7 Steps to Getting Data Quality Right – Part 2
In our blog last month we looked at the first four of seven steps to ensure you get the quality of your financial data right (read more about it here). In this blog, we delve into steps five to seven.
Once you have visibility into the quality of your data across the core architecture and/or wider enterprise, are monitoring it on an ongoing basis, using sophisticated workflow to help prioritise and solve your data quality issues and have considered your functional requirements, the next essential step is to ensure that you have a full audit trail of all changes related to your data quality. This is the element that effectively ties data quality processing to the overall data governance structure.
Step 5: Ensuring a full audit trail
A full audit trail enables you to tell what actions were performed in relation to a particular data issue or data record, by whom, when, and in some instances, why. Part of the DQM process, also captured in the audit, may involve escalating issues within the data governance hierarchy and gaining approvals to perform actions such as downgrading/upgrading certain issues or, more importantly perhaps, initiating data corrections back to data repositories or line of business systems.
This level of transparency is incredibly important as it gives business management visibility over where any given data value came from or how it may have changed. But it also enables you to satisfy any queries from auditors and regulators. Indeed, a number of regulations now require access to audit trails to ensure compliance, such as Solvency II, MiFID II, BCBS 239, EMIR, Dodd-Frank, and more.
Given this regulatory and business landscape, keeping a full audit trail is a key tenet of any good data governance programme and, as such, is now an essential capability.
Step 6: How to make use of management information
There is a wealth of management information that can be generated through your data management activities. To make the most of it, you need to ensure you have the right tools, capable of gathering and making sense of the high volume of information generated. Ideally you need the ability to feed that data into a business intelligence tool that will help you generate valuable analysis – for use across the organisation.
Some organizations have started to publicise some of the results of their data quality programmes across the firm as it touches the functions and roles of so many people in the organization. It also encourages feedback and helps determine future targets and objectives for improvement. How long will it be before external parties want to see the same information on a regular basis?
Used correctly, management information can help you with areas such as identifying when you might need to put pressure on data providers to fix issues or improve their quality. It can help you identify bottlenecks and inefficient processes and look for ways to improve them. Also, it can help you to demonstrate to management, regulators, and increasingly, prospective clients the controls you have over your data.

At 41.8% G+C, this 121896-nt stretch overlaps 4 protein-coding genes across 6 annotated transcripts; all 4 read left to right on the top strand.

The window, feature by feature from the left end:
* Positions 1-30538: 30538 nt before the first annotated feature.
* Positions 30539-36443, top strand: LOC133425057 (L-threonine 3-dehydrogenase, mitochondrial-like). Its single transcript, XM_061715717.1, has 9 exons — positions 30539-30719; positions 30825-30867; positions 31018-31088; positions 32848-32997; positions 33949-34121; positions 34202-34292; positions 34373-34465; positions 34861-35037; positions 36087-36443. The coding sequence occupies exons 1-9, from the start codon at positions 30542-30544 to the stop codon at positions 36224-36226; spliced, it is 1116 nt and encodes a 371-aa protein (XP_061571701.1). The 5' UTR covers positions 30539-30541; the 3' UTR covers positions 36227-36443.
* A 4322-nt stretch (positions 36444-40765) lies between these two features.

Leveraging management information should result in an overall and sustained improvement in data quality, but it can also deliver a level of confidence to the risk and trading functions that can result in better investment decisions and a more certain adherence to other investment and regulatory reporting criteria.
Step 7: Demonstrate your data quality on demand
Production of reports and regulatory output may be today’s approach, in part, to monitoring data quality but the demonstration of this capability may form a part of the future operating model. To show, on demand, the transparency and accessibility over how data quality is being maintained, i.e. show me what happens when a particular ‘data’ related event takes place, would seem to be the ultimate thrust of some of the future regulations.
Can you answer questions such as:
- Do we know at any point what is the current status of all issues which may impact our operational data quality?
- Can any particular system or individual have access to that status information on demand both from an overall management perspective or against a particular quality issue?
If the answer is yes, then your data governance process around data quality is demonstrably working and effective at an operational level.
In summary then, steps 1 to 7 represent the core elements of implementing a business as usual data quality process. Once in place and at the heart of business operations it will enable the firm to deliver the level of data quality oversight required to support both current and future regulatory and data governance pressures.
The seven key steps to getting data quality right are:
- Get operational visibility of the quality of your data across the whole business
- Ensure you can monitor data quality as an automated BAU process
- Implement a sophisticated workflow that can help you to prioritise and solve your data quality issues
- Consider the functional requirements to enable the business users to work efficiently within the data quality process
- Ensure you have a full audit trail of all data and data changes related to your data quality
- Gather, and be able to analyse the management information generated by your data quality process
- Give visibility of the data quality process to anybody who needs it – up to date and on demand
A data governance strategy is one thing but it means little if you don’t have the tools to implement and monitor its effect on the real data and processes within the business.
To find out more about how CuriumDQM is helping financial services firms take control of their data quality process, take a look at curiumdata.com.
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